Tracks where consumers could try out, for example, the new Kia Telluride in 2019 were indicative of the evolution of auto shows, said Bill Golling, the chairman of the 2019 show and owner of several dealerships in Metro Detroit.
The Motor Bella might be a good opportunity for show organizers to evaluate the response to certain activities for how to plan the next auto show, said Karl Brauer, executive publisher at auto research website CarExpert.com.
“I genuinely believe auto show people are going to be surprised,” he said. “I think there’ll be some pent-up demand to go see cars in person and touch them and walk around them and experience them. That’s all going to be desirable when we’re allowed to do that again.”
Moving the show to June to hold outdoor activities was an attempt to further encourage that experiential approach, said Tammy Carnrike, chief operating officer of the Detroit Regional Chamber.
“It’s more than a trend,” she said. “It’s a requirement that consumers are looking for. Auto shows are changing. It was a tough decision, but they kept an eye to make sure we are moving toward an innovative and experiential show in the future.”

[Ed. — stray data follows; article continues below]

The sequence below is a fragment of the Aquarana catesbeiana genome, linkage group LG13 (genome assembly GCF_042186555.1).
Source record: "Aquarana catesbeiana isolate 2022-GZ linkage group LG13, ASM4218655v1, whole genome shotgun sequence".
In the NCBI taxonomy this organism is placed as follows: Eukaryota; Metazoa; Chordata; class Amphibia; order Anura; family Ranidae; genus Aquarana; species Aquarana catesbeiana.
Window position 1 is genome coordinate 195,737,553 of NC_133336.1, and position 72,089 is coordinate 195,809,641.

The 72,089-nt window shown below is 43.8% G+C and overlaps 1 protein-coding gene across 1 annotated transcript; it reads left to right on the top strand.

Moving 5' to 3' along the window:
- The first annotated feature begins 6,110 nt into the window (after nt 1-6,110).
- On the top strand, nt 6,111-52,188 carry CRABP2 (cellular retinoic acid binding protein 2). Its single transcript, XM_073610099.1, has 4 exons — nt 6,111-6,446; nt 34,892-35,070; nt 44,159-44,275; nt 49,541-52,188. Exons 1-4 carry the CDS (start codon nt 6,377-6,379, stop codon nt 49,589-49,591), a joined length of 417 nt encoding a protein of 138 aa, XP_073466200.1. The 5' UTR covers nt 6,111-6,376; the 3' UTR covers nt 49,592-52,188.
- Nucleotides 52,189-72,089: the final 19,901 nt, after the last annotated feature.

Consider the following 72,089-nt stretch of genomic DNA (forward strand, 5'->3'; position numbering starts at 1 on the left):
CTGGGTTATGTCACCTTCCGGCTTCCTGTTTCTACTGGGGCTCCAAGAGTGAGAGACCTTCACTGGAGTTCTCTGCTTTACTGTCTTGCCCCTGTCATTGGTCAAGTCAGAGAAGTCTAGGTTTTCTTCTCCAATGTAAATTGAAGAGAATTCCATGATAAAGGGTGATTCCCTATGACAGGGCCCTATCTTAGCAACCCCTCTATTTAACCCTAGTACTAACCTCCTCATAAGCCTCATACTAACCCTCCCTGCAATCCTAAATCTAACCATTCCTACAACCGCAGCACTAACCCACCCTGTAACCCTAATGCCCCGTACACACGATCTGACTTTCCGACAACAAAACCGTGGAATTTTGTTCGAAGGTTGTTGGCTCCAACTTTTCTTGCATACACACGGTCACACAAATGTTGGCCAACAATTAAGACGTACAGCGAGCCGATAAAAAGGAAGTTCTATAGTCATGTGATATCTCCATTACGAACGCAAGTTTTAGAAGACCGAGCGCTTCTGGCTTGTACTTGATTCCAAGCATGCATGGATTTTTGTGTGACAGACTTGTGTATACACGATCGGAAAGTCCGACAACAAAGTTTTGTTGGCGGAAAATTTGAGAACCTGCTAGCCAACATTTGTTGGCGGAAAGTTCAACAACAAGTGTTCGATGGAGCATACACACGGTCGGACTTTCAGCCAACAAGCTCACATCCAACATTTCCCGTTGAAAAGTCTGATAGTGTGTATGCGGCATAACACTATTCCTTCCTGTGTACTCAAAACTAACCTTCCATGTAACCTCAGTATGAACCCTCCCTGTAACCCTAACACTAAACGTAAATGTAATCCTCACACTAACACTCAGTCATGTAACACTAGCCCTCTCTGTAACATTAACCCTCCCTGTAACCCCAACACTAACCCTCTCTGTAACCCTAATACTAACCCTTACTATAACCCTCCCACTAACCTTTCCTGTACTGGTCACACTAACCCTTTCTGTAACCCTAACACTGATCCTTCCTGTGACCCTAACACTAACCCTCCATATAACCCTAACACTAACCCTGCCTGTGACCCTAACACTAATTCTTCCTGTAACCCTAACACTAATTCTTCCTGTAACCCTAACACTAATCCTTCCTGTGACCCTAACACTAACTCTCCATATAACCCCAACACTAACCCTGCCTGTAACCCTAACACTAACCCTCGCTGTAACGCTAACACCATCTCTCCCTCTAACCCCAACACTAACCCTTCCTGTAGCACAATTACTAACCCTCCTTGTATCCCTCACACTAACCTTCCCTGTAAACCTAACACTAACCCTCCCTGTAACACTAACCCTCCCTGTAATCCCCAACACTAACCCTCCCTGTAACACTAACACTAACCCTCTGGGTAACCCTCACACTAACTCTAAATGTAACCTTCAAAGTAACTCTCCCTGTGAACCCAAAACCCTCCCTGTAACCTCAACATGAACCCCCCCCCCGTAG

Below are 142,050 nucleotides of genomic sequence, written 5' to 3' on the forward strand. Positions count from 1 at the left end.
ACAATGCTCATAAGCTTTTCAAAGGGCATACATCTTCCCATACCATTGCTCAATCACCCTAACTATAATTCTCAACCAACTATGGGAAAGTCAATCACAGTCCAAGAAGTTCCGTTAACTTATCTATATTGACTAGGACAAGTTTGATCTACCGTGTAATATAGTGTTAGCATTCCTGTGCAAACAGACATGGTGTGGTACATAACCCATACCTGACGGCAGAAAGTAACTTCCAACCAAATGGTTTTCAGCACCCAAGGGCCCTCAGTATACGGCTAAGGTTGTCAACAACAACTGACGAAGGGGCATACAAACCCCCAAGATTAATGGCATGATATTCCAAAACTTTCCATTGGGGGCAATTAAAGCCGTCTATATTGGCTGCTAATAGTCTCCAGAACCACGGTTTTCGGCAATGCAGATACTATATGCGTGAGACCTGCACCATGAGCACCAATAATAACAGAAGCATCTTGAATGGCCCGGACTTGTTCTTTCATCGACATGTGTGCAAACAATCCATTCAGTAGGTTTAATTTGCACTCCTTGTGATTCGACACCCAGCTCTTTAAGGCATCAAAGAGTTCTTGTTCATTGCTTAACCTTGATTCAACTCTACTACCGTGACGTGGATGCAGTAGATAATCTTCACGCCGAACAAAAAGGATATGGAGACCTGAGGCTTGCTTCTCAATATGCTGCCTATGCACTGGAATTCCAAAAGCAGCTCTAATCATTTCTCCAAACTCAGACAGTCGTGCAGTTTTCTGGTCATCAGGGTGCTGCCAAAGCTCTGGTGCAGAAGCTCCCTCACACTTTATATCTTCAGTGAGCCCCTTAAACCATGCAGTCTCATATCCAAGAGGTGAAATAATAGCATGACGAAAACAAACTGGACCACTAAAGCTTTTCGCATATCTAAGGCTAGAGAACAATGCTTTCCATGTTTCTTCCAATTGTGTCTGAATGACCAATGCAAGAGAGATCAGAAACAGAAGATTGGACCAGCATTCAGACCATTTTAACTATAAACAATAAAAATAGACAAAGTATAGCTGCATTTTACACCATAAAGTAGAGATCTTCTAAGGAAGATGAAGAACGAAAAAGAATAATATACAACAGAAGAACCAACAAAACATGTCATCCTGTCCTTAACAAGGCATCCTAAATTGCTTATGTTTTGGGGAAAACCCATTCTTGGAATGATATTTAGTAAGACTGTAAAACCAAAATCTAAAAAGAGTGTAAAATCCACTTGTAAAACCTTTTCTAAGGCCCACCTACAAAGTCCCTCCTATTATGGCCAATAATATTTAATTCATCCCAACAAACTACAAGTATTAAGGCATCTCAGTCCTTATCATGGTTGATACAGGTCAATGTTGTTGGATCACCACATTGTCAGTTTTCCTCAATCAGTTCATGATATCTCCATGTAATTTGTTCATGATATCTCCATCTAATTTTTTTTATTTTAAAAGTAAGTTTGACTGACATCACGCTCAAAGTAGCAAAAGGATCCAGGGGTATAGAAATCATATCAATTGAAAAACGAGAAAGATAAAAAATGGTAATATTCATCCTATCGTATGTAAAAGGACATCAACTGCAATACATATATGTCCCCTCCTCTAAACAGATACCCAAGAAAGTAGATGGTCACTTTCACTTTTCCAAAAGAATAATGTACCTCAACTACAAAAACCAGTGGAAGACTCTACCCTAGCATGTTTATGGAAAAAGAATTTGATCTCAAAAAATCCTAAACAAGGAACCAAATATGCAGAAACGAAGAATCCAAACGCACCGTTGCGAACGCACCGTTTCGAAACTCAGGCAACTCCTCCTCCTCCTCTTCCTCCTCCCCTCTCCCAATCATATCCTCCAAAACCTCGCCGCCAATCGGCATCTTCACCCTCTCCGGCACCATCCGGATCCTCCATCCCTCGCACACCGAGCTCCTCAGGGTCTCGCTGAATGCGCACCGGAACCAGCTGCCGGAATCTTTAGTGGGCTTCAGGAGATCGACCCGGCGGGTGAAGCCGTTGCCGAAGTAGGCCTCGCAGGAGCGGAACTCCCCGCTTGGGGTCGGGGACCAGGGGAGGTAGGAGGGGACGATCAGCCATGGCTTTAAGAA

General Motors Co. is evaluating whether to participate in the Motor Bella: “Our partnership with the Detroit Auto Dealers Association runs deep and we, first of all, applaud their effort to keep everybody safe and so in that regard … full support,” said Terry Rhadigan, GM’s executive director of communications operations. “As far as Motor Bella, we’re gonna take a good look at it. We don’t know yet just because it’s a new concept. But we will absolutely take a good look at it and make a decision after that.”
Ford Motor Co. Chief Communications Officer Mark Truby said in a statement: “We’re eager to learn more details about the DADA’s plans for the 2021 auto showcase at M1 and look forward to the return of the North American International Auto Show to TCF in 2022.”
Jim Seavitt, owner of the Village Ford dealership in Dearborn, is hopeful the event aimed at engaging its audience will encourage participation from automakers and fellow dealers.
“It’s a lot less money for the promoters and it’ll be a lot less money for the OEMs, as well as the niche players, the Ferraris of the world and Jaguar and people that weren’t attending the auto show,” he said. “Motor Bella will attract those Italian and British and German (brands) that were walking away from auto shows.”
Dates for the 2021 Motor Bella are:
- Press Preview, Tuesday, Sept. 21
- AutoMobili-D, Tuesday, Sept. 21 through a half-day Thursday, Sept. 23
- Industry Preview, Wednesday, Sept. 22 and a half-day Thursday, Sept. 23
- Public Show, Thursday, Sept. 23 through Sunday, Sept. 26
- A charity initiative will also be part of the six-day Motor Bella.